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Last week saw the anniversary of the one of the strangest and little-known tragedies in the history of London.
It’s difficult to discuss sensibly: often, when people first hear of it, they can’t help laughing at the circumstances in which eight people – all women and children – met violent deaths. Time has helped dull the edge of tragedy of course, but even so, it seems awful for sane, balanced, kind people to find such a tragedy funny. But laugh they do.
Of all the stories in my first book, Man Walks into a Pub, the Meux Brewery disaster is the one I’m asked about most in interviews and at events. It excites the imagination.
In my last column, I told the story of how porter, a dark beer that was the forerunner of stouts like Guinness, became London’s dominant beer style during the eighteenth century. Like most beers at the time, porter benefited from being conditioned for up to a year before being sold. The larger the vessel in which this conditioning took place, the more consistent was the quality of the beer, and the greater the economies of scale in producing it. Conditioning barrels grew larger and larger until, inevitably, tragedy struck.
You can get an idea of the scale of these vessels in the one remaining brewery building in London that used to house them. The Brewery in Chiswell Street was built by Whitbread, once one of the UK’s largest brewers, now disappeared into the Borg-like mass of Anheuser Busch-Inbev, the world’s largest brewing colossus. Today, The Brewery is a conference centre and events space. The centrepiece is the Porter Tun Room, a vast space where hundreds of people can sit down to dinner and be entertained by mediocre comedians at their respective industry awards dinners.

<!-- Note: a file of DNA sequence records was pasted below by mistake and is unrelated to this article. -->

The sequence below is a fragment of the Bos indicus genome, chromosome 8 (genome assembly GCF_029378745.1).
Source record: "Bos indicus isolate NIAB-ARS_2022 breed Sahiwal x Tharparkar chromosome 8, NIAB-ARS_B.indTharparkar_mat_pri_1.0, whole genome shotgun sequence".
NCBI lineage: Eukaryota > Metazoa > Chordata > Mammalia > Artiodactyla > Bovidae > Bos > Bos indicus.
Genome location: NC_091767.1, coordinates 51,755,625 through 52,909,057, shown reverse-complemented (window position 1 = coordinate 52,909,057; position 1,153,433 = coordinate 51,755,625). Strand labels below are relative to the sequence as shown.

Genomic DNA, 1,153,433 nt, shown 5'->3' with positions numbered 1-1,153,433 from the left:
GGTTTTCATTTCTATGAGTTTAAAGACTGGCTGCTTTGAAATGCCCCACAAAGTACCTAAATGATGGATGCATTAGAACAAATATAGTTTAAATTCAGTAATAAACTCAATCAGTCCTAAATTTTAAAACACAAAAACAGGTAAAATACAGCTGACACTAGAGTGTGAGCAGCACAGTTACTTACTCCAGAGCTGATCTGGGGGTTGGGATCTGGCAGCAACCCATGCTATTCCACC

When the room was first completed in 1760 it was so amazing that it featured in tourist guides, which gushed that “the unsupported roof span … is exceeded in its majestic size only by that of Westminster Hall.” The vats it held were just as impressive.
Not to be outdone, rival London brewer Henry Thrale commissioned one that was so large, he celebrated its completion by having a hundred people sit down to dinner inside the vat itself. The Meux brewery joined the game, building a porter vat which was sixty feet wide and twenty-three feet high, and seated two hundred inside for the celebratory dinner.
This vat stood in the Meux brewery on Tottenham Court Road, on the site now occupied by the Dominion Theatre and its seemingly permanent giant golden statue of Freddie Mercury.
On 17th October 2014, George Crick, a brewery worker, spotted that one of the iron hoops holding the vat together had burst off. He had seen this happen before, so wasn’t too worried about it. There were 22 hoops in total on the vat, seven of which weighed over a ton each. Even with the pressure of more than a million pints of beer sitting inside for over ten months, Crick was confident the structure of the vat would be fine.